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Gloves and Glasses Compliance

by Dr Rob Long · 18 comments

in PPE,Robert Long

   

Gloves and Glasses Compliance

By Dr Robert Long

Gloves and Glasses ComplianceI wonder how many safety people will hit on this blog just because of the title? I did wonder for some time what more petty a title I could present but decided this would do. What a sad state when the lowest defence in the Hierarchy of Controls draws the greatest attraction. I wonder why this has become the trend? Is it because the mantra of the industry is risk aversion? Is it because PPE is so easy to police? Is it because the air space is full of zero? Is it because the SWMS cash cow has deluded everyone into thinking that quality is determined by volume? Maybe it is all of these things.

Then there will be the PPE police who will only read that I think it’s good to injure eyes and hands and this is not the point. The good old binary mindset has to see black and white to the exclusion of one option in favour of another. Learning to read beyond binary thinking enables a reader to consider ‘both-and’ not ‘either-or’ thinking. Learning how to read and write is not about literacy but about semiology. Many people think that reading is just reading, words are just semantics but reading critically and reading as a thinking process doesn’t come naturally. One of the biggest challenges for people doing the Post Graduate Program in the Psychology of Risk is learning how to read and articulate ideas. It is a shame that learning how to read and articulate ideas is not part of standard safety training.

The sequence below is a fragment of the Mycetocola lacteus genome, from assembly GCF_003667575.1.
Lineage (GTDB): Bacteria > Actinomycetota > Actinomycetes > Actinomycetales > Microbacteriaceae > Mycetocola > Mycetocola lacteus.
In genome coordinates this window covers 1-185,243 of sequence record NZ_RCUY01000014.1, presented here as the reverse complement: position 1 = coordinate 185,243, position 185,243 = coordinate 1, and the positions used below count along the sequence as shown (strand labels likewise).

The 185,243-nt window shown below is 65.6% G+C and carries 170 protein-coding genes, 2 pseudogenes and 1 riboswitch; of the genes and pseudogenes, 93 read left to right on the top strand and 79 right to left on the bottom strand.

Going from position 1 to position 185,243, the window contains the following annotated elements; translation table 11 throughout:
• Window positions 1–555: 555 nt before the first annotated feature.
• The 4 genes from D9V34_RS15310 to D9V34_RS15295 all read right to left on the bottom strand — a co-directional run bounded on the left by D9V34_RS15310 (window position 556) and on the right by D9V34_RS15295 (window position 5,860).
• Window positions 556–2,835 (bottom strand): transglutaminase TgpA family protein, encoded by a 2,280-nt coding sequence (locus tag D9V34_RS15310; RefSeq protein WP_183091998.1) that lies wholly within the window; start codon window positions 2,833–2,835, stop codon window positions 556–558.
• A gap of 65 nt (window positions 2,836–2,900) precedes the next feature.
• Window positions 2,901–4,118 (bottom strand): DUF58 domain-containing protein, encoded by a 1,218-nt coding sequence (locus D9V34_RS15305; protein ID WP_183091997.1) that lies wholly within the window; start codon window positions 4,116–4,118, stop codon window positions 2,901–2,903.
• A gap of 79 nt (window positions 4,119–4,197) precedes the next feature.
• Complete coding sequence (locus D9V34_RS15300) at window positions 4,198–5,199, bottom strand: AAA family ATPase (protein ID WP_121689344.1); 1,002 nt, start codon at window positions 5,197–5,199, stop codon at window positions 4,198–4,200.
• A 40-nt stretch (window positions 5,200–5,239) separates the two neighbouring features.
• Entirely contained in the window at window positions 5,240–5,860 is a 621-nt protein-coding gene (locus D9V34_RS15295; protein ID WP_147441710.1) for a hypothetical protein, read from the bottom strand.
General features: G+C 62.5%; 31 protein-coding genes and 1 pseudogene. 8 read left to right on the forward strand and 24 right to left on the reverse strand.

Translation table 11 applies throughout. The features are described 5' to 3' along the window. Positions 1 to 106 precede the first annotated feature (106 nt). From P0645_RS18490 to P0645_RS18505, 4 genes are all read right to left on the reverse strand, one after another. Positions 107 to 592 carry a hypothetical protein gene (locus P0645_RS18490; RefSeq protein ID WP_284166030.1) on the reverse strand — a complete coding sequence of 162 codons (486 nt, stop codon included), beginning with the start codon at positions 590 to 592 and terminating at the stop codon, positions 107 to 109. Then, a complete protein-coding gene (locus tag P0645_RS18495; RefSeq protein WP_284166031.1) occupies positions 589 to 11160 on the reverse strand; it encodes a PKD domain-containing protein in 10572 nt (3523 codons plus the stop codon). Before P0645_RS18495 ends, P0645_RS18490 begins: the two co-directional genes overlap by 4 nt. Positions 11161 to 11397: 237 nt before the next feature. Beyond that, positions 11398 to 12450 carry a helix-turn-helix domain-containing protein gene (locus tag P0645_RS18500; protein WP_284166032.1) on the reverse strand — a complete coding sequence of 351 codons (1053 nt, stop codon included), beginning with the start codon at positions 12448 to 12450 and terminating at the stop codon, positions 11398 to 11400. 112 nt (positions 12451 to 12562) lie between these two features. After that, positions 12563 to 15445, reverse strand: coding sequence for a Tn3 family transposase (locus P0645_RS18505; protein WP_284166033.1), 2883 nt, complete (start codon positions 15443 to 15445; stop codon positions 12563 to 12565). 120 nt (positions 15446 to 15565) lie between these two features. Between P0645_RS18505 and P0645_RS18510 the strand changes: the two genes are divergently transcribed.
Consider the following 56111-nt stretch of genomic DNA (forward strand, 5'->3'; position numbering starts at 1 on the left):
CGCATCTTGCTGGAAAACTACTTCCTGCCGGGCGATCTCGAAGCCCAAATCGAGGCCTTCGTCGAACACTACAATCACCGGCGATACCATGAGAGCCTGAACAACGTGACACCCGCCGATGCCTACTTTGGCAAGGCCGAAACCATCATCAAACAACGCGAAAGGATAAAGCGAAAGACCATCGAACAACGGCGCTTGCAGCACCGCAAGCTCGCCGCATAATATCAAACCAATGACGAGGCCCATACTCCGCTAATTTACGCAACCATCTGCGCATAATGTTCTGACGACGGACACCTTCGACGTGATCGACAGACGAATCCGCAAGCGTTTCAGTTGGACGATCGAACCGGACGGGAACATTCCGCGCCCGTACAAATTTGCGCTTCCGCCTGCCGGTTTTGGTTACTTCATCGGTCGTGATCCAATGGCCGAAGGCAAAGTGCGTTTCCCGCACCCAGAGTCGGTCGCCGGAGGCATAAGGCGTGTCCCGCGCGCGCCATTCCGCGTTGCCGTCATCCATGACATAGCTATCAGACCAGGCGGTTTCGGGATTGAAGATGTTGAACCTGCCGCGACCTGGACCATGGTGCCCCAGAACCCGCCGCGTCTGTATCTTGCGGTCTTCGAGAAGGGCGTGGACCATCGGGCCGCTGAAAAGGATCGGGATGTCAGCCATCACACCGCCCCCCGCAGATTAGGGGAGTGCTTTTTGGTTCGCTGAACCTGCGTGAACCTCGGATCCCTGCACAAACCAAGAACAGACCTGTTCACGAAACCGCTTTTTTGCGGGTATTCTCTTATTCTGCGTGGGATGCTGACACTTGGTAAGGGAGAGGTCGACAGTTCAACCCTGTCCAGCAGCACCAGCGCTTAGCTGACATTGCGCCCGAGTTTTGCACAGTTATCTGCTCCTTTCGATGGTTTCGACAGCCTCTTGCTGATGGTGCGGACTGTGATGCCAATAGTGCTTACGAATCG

For those interested, I have developed a range of tools (dozens in fact) that help develop leading in risk. One such tools is the iThink™ Critical Thinking Clock (Figure 1. below) as a tool to help learn how to read, think and write. This is one of many tools I use with clients in the risk maturity journey.

Figure 1. iThinkCritical Thinking Clock

Gloves and Glasses Compliance

It is because learning and knowledge is cumulative, linear and ‘scaffolded’ (Vygotsky) that capability in reading, thinking and articulation of ideas is something one learns developmentally over time. This is why the Risk and Safety Maturity Matrix introduced previously, needs to be viewed as a whole rather than as a segmented metaphor. An understanding of learning intelligences and education/revelation is important in this regard. The general idea of the iThink clock is to ‘sweep’ through a range of rational and non-rational processes in tackling an issue, problem or idea.

The reality is, all risk assessment is a decision making that includes the constant shuffling of priorities and options. This is a necessary aspect of managing the evolution of hazards. Risk decision making is best when it is fluid and adaptable rather than fixed. Whilst it is good to have guiding tools, it is also good to be able to think outside of the design of the tool. Unfortunately, if the mind of the workforce is made to obsess about low risk and checklists (back to the topic of this blog), how much is this a distraction from a focus on the high risk and fluid nature of the workplace.